Friday, October 17, 2008

The Business Card Connection


 Jen was sitting in a particularly heavy traffic jam one day, stressing about being late for an important meeting. This was one of those nightmare snarls where you move a metre every twenty minutes. 

A truck driver in the lane next to her - in an attempt at sociability to ease the boredom due to the lack of forward progress - called out to her and asked her what she did for a living. She responded that she coached growing small businesses around the country. He replied, "Really? I know someone who could use some help - do you have a card?". She dived into her glove box and handed him her business card. The ensuing follow-up interactions resulted in a series of business consulting engagements for Jen's business. 

 If you met someone at a business meeting, corporate function - or even in a traffic jam , you could invariably end up giving or receiving a business card. The VALUE of a face-to-face interaction that's consummated with the exchange of business cards is realised with WHAT you do with the information on that small piece of cardboard AFTER you receive it. 

For Jen, it led to a revenue opportunity due to her diligent follow-up discipline. As an active online networker, every business card I collect becomes an invitation to online business network, Linkedin. This way, I can formalise the physical contact with a business prospect via an active and mutually agreeable virtual connection. 

My rationale is that if you've met someone face-to-face albeit briefly, exchanged business cards and then formalised that interaction with an accepted invitation to an online network by the invited, you've established a legitimate business connection. 

 The beauty of an online business connection database is that it's more visible and actionable than a wad of business cards that have piled up over the years. It is more searchable by criteria such as location, expertise and industry. 

Most importantly, it usually updates itself as the onus of keeping data current is with the invited, not the invitee. For me, the real value is that you can download your Linkedin connections into an Excel spreadsheet - at any time - to retain your connections in your own database.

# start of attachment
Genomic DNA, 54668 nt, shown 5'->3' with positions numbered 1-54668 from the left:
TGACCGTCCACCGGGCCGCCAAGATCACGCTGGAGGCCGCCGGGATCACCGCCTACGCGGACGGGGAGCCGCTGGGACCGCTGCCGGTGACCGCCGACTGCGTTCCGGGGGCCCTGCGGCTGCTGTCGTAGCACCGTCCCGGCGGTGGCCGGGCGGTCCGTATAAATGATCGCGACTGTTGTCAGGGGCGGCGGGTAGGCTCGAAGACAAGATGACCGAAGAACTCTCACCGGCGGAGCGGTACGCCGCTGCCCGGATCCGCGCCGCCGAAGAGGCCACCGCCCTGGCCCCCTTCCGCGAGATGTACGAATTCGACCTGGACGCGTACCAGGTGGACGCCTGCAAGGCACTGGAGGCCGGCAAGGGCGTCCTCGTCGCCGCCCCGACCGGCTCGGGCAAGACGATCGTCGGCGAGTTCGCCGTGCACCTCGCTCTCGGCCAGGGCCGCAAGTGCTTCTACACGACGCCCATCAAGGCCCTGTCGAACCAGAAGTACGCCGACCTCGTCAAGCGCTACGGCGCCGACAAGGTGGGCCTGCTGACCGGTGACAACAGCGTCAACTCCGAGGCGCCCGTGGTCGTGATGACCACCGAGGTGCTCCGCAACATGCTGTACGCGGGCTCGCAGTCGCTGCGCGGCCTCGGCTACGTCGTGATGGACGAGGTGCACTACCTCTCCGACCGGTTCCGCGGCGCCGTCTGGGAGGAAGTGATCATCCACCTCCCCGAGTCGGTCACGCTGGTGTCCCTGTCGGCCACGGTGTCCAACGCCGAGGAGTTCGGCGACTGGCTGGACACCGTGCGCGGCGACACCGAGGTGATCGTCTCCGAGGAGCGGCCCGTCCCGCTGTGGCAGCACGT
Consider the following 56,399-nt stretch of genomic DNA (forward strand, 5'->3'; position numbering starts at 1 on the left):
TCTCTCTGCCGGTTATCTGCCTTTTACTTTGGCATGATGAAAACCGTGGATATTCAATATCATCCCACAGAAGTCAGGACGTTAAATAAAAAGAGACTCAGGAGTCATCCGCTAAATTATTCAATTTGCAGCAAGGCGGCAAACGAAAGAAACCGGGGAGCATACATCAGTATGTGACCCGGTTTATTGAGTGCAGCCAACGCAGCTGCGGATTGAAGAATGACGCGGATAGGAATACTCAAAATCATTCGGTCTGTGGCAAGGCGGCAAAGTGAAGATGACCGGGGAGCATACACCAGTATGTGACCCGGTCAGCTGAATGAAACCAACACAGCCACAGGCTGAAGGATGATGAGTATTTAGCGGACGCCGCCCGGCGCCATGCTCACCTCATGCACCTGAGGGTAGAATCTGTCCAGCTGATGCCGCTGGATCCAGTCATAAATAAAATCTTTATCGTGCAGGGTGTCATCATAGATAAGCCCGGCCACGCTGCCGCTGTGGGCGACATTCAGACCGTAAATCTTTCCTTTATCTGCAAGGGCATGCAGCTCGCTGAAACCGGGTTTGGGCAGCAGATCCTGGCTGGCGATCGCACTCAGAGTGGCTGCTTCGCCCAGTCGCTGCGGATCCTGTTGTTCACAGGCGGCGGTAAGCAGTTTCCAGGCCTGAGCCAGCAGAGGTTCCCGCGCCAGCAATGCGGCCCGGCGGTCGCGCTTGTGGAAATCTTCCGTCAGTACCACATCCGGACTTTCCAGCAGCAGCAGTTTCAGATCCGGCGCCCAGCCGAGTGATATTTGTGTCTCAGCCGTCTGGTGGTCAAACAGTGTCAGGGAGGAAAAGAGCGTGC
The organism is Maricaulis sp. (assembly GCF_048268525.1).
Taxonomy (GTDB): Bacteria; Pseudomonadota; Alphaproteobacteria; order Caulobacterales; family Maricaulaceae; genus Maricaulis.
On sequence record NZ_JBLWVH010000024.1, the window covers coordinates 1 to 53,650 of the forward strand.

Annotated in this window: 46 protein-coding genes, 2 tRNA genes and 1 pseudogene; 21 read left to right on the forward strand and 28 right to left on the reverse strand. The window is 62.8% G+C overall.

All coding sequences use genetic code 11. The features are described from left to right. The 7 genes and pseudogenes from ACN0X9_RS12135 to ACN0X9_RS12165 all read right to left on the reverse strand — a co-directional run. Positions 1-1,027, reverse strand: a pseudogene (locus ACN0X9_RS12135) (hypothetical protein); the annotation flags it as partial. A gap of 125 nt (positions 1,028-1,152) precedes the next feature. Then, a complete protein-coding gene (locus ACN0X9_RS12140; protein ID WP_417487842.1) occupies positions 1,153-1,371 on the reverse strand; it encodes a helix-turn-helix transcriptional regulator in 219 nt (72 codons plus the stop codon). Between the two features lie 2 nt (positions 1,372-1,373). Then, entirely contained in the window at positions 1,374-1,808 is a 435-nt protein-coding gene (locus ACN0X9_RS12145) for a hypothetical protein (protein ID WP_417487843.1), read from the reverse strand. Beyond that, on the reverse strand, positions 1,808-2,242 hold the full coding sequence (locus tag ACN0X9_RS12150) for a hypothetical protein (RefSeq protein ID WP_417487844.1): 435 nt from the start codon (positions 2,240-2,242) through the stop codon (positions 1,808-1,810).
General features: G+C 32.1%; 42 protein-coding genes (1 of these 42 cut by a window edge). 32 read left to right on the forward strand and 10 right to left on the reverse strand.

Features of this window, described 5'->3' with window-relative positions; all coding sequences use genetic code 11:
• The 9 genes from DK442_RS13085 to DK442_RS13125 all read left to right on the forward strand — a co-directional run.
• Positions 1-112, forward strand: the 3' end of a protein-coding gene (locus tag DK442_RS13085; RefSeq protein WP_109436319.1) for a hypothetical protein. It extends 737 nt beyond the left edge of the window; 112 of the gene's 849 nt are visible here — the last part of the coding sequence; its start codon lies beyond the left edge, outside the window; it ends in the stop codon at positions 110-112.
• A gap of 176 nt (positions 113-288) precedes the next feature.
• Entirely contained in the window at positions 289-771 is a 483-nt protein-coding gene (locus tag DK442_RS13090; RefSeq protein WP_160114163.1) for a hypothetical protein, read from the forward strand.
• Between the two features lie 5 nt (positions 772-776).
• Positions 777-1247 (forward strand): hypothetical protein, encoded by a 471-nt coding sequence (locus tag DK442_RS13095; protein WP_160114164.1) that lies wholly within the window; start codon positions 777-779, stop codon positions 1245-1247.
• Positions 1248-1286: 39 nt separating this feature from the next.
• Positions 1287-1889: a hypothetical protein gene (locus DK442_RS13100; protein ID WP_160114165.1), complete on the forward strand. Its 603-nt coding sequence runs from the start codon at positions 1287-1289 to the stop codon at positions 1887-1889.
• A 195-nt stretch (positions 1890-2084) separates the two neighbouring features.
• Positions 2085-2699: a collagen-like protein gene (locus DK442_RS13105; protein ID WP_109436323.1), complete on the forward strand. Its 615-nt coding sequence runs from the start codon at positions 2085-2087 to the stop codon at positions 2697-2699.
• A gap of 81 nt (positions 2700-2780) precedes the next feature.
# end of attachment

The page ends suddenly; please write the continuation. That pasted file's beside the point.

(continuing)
I've been on Linked in for 14 months and have accumulated almost 3300 connections to date during that time. To me, they are all potential business connections which I plan to actively utilise at the appropriate time for my business. Having them on an accessible and dynamic database gives me this option. What do you do with business cards from people you meet? Are they relics of past meetings or potential business opportunities?


Ian Lyons said...

Even though I am an avid LinkedIn user, I still like to keep people's business cards in an old school rolodex. There's something about the tacticle feel and the self expression in the design that helps with recall. I like occasionally flipping through and reconnecting with someone I haven't spoken to in a while. This is just not the same in LinkedIn or a digital address book.

Iggy Pintado said...

Ian, I also keep business cards in a file. Like you, I use these as reminders or prompts of meetings I've had and for recall purposes.

What I'm saying is analagous to photo prints - I still keep all the old ones, the ones I choose to print or am given in a photo album. I appreciate their look and feel and sentimental value too and flip through them on occasion. However, most of the 'treasured' photos have been digitised and catalogued on Facebook or Flickr.

Like a digital business address book, digitised photos are easily accessible, searchable and actionable.